Project To Examine Role Of Black Male Teachers
The District of Columbia school system is planning a summer program that will test the theory that young black males perform better in the early years of school if they have black male teachers.
The district will offer two six-week experimental classes this summer in which black males will teach remedial mathematics and reading skills to black male pupils in grades 1-3.
Spencer Holland, an educational psychologist working temporarily in the district's division of special education and pupil personnel services, said the early grades were chosen for the project because they represent the ages at which the influence of male role models--both at home and in school--is most crucial to later achievement.
"At the psychological and emotional level, kids really drop out [of school] in the 3rd and 4th grades,'' not in junior and senior high school, he said.
Mr. Holland has been a leading advocate of efforts to enlarge the pool of black male teachers nationally as a means of encouraging potential minority dropouts to remain in school. He said last week that he was pleased the district had been willing to test his theory. (See Education Week, March 25, 1987.)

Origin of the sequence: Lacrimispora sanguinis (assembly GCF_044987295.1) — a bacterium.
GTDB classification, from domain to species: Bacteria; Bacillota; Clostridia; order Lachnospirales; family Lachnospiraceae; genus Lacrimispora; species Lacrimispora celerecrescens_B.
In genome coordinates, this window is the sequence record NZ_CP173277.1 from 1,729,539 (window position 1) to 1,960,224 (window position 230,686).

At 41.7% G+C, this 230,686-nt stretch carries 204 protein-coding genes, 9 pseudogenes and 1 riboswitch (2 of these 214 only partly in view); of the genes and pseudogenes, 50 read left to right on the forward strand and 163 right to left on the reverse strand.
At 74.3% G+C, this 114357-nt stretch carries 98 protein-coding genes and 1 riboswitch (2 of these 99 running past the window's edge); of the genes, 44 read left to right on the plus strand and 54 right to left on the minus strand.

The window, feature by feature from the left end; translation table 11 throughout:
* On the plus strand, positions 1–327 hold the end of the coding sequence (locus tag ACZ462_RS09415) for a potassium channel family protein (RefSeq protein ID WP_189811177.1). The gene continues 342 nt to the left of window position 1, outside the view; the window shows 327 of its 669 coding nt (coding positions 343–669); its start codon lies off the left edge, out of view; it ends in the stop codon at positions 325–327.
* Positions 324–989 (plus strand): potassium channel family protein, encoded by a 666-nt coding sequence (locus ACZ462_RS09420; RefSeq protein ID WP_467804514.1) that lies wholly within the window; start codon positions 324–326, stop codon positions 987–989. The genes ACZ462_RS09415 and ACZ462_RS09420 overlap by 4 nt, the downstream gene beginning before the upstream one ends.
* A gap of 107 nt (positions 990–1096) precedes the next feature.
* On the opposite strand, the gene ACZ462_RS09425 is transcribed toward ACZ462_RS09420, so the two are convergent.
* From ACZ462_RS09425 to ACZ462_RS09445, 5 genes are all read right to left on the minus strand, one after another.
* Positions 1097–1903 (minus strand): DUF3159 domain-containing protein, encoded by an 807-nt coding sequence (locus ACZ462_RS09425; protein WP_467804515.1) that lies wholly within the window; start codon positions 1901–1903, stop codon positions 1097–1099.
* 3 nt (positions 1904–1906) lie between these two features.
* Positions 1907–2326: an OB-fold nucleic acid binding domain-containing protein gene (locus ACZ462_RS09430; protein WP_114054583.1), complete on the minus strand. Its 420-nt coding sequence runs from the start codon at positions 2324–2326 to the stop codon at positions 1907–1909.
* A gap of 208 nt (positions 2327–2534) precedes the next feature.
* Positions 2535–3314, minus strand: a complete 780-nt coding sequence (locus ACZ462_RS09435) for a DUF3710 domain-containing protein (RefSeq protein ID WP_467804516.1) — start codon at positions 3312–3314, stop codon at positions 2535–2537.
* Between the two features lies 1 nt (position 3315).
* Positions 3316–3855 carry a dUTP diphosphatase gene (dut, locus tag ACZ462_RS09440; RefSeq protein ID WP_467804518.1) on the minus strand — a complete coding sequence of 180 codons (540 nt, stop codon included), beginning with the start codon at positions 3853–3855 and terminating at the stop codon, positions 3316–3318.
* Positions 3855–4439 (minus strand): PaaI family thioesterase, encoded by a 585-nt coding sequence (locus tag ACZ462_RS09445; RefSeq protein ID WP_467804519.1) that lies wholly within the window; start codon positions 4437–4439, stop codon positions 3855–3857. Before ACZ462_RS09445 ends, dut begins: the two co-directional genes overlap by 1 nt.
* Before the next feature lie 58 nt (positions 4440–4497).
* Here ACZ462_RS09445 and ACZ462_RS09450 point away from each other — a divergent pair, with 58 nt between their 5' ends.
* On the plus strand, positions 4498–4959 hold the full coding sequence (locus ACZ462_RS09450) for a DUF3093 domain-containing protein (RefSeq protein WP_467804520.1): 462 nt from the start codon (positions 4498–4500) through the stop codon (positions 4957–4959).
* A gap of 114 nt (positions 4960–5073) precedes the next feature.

James Guines, the district's associate superintendant for instruction, said the experimental program would affect only a small number of the 10,000 students who attend summer school in Washington.
Describing the plan as "a local effort to try to respond to a recommendation by one of our consultants,'' Mr. Guines said that more research would have to be completed before the concept could be tested more extensively in regular classrooms.
While more experimental classes are a possibility, Mr. Guines said, there "is a lot more than just the merits of the idea we have to consider.''
For instance, he said, administrators would have to examine the legal implications of segregating a coeducational school system into classes specifically designed to benefit boys. AP